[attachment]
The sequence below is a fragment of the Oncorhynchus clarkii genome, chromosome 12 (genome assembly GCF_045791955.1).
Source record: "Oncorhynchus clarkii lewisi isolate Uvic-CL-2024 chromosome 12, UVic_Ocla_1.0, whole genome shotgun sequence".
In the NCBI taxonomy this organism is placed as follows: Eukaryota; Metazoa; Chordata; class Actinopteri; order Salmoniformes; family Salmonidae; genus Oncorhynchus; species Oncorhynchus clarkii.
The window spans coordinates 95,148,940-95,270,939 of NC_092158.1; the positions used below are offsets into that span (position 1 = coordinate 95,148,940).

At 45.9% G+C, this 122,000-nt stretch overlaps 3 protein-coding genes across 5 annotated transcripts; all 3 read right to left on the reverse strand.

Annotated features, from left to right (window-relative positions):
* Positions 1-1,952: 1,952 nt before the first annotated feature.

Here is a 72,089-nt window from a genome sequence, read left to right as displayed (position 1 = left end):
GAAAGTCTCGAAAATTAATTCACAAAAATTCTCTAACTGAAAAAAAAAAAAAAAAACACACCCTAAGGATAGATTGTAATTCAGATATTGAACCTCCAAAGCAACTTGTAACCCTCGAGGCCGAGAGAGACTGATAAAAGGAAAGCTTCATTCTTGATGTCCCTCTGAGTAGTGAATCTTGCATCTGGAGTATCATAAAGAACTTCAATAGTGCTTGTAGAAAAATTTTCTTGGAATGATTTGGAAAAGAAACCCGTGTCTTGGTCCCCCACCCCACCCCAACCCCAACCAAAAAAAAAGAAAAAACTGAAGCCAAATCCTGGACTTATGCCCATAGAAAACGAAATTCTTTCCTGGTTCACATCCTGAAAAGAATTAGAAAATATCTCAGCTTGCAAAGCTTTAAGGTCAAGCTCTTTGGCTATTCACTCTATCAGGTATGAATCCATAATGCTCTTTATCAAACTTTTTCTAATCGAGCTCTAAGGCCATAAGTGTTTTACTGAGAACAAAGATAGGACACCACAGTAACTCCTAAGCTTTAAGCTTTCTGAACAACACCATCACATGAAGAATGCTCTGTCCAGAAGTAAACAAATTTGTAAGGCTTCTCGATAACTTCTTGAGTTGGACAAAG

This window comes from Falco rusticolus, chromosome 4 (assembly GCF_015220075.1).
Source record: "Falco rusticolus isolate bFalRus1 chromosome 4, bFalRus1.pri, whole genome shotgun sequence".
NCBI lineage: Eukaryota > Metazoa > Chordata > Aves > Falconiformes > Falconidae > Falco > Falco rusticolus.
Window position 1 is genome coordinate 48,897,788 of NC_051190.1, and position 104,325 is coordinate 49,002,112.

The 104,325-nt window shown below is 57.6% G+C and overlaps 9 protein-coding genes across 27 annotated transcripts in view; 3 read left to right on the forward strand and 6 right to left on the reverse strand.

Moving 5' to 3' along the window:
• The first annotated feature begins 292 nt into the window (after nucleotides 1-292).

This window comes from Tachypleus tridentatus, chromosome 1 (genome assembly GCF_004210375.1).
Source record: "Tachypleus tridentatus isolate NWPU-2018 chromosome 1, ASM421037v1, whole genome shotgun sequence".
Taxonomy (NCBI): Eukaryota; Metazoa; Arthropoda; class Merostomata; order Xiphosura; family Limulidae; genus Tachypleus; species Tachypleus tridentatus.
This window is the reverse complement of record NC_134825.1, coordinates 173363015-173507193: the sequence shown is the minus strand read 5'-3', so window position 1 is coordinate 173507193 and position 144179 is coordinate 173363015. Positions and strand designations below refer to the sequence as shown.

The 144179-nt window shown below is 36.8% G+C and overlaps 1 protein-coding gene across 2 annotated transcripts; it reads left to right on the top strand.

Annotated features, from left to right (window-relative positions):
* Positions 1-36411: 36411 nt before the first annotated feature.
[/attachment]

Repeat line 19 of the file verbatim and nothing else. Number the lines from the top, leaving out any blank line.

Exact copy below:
Taxonomy (NCBI): Eukaryota; Metazoa; Arthropoda; class Merostomata; order Xiphosura; family Limulidae; genus Tachypleus; species Tachypleus tridentatus.